Currently viewing the category: "butterfly caterpillars"
What's That Bug? does not endorse extermination

Subject:  Chrysalis in SE Michigan
Geographic location of the bug:  SE Michigan
Date: 10/19/2018
Time: 11:54 AM EDT
Your letter to the bugman:  These (2) are in my yard.  The immediate area is a vernal marsh area, with swamp milkweed.  They are not on the milkweed, but it is close by.
How you want your letter signed:  Bill Jones

Parasitized Monarch Chrysalis

Dear Bill,
Physically, this appears to be a Monarch chrysalis, however the color is not normal.  A normal Monarch chrysalis is bright green with gold flecks, and as it nears the time for the adult to emerge, the orange wings appears through the exoskeleton.  Your chrysalis appears to have fallen prey to a parasite, probably a Tachinid Fly like the chrysalis pictured on Monarch Lover

What's That Bug? does not endorse extermination

Subject:  Creepy thing in garden
Geographic location of the bug:  on my citrus dwarf mandarin tree
Date: 10/17/2018
Time: 09:00 PM EDT
Your letter to the bugman:  I’m assuming it may be some kind of moth maybe? But it looks so reptilian it’s creeping me out. Do you know what this is? Is it a beneficial creature to the garden?
How you want your letter signed:  doesn’t matter

Orange Dog

Dear doesn’t matter,
Please provide us with a “geographic location of the bug.”  According to Sciencing:  “Geographic location refers to a position on the Earth. ”  Other online sources give similar definitions.  While it is helpful to know that it was found on a “citrus dwarf mandarin tree,” we can’t say for certain that this is an Orange Dog, but that is our opinion provided your sighting was in North America.  The loss of leaves from a single caterpillar will not compromise the health of your tree.  The Orange Dog is the caterpillar of a Giant Swallowtail.

What's That Bug? does not endorse extermination

Subject:  Pupa identification
Geographic location of the bug:  Canberra Australia
Date: 10/06/2018
Time: 05:14 AM EDT
Your letter to the bugman:  Been trying to identify this but coming up with no idea. It looks like a tent caterpillar web but not their pupae…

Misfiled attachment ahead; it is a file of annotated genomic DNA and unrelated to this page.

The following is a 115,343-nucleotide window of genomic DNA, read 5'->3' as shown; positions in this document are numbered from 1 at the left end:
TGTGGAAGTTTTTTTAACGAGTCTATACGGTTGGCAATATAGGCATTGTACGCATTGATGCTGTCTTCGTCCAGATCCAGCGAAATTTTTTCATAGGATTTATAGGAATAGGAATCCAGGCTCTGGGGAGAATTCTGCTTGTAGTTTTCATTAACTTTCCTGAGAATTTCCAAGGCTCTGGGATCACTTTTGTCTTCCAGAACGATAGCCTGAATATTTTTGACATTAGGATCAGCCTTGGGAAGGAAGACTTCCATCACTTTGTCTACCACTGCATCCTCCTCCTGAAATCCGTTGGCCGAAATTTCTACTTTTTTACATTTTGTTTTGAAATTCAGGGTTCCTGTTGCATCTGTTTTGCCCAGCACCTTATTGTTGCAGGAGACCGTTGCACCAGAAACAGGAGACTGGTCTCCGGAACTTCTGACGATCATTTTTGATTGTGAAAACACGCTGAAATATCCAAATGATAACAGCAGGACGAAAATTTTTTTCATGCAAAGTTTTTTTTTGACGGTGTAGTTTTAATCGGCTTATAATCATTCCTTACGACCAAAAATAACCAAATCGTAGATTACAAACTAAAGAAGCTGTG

How you want your letter signed:  Thanks

Possibly Pupae of Imperial Jezebel

We wish your image had more critical detail, especially of the individual pupae.  We do not believe these pupae belong to a caterpillar.  We will continue to research this matter, but in the meanwhile, we are posting your request as Unidentified.

Update:  Thanks to a comment from Richard Stickney, we believe these might be the pupae of the Imperial Jezebel or Imperial White, Delias harpalyce, which is pictured on The Victoria Museum site.

What's That Bug? does not endorse extermination

Subject:  What kind of butterfly is this?
Geographic location of the bug:  Taylors SC (Upstate SC)
Date: 10/02/2018
Time: 01:35 PM EDT
Your letter to the bugman:  Is this a type of Gulf Fritillary butterfly? We have about 25 chrysalis hanging on the back of our house. This one (2nd pic) hasn’t opened it’s wings yet, but I didn’t see any orange underneath, like the pictures I found online.
Thank you!
How you want your letter signed:  Tina C

Newly Emerged Gulf Fritillary

Dear Tina,
We love your image of the wall with various stages of development of Gulf Fritillaries.  Your close-ups are of a pre-pupal Gulf Fritillary Caterpillar and a newly eclosed adult Gulf Fritillary.  The dorsal surface of its wings are orange.  You must have a passion flower vine nearby.

Gulf Fritillaries: Stages of Metamorphosis

Pre-Pupal Gulf Fritillary Caterpillar

What's That Bug? does not endorse extermination

Subject:  Caterpillar
Geographic location of the bug:  North East Alabama
Date: 09/11/2018
Time: 04:57 PM EDT
Your letter to the bugman:  What kind of caterpillar is this?
How you want your letter signed:  Lisa

Spicebush Swallowtail Caterpillar

Dear Lisa,
The orange color on your Spicebush Swallowtail Caterpillar indicates it is pre-pupal, and getting very close to forming a chrysalis.

Spicebush Swallowtail Caterpillar

What's That Bug? does not endorse extermination

Subject:  Stinbug sucking on a monarch caterpillar.
Geographic location of the bug:  Western New York State
Date: 08/09/2018
Time: 09:17 PM EDT
Your letter to the bugman:  My wife was so excited to see a monarch caterpillar in our garden today (8/9/2018), only to discover that its “friend” was sucking its insides out.  I could tell the vampire was a true bug, but I had thought they mostly drank plant sap. How specific are they? Does it specialize in monarchs or does  feed  other larvae? Thanks! You guys are awesome!
How you want your letter signed:  Mark VanDerwater

Spined Soldier Bug preys on Monarch Caterpillar

Dear Mark,
While most Stink Bugs feed on fluids from plants, one subfamily, Asopinae, is predatory.  We believe we have correctly identified your Predatory Stink Bug as
Apoecilus cynicus thanks to this BugGuide image.  According to BugGuide:  “mostly feeds on caterpillars” but luckily they do not limit their diet to solely Monarch Caterpillars so relocating the Predatory Stink Bug far from the milkweed, perhaps in the vegetable patch, would be our solution to repeating this scenario in the future. 

Thank you Daniel! I was poking around insect sights too and came up with the spined soldier bug, Podisus maculiventris. Known to prefer lepidoptera larvae. Also has the dark abdominal tip.

Hi Mark,
We agree that you have provided us with a correction.  The Spined Soldier Bug is another member of the Predatory Stink Bug subfamily, and this BugGuide image is a good match, and the BugGuide description “Black streak on wing membrane + spined humeri are diagnostic” matches your image.  Thanks for bringing this misidentification to our attention. 

What's That Bug? does not endorse extermination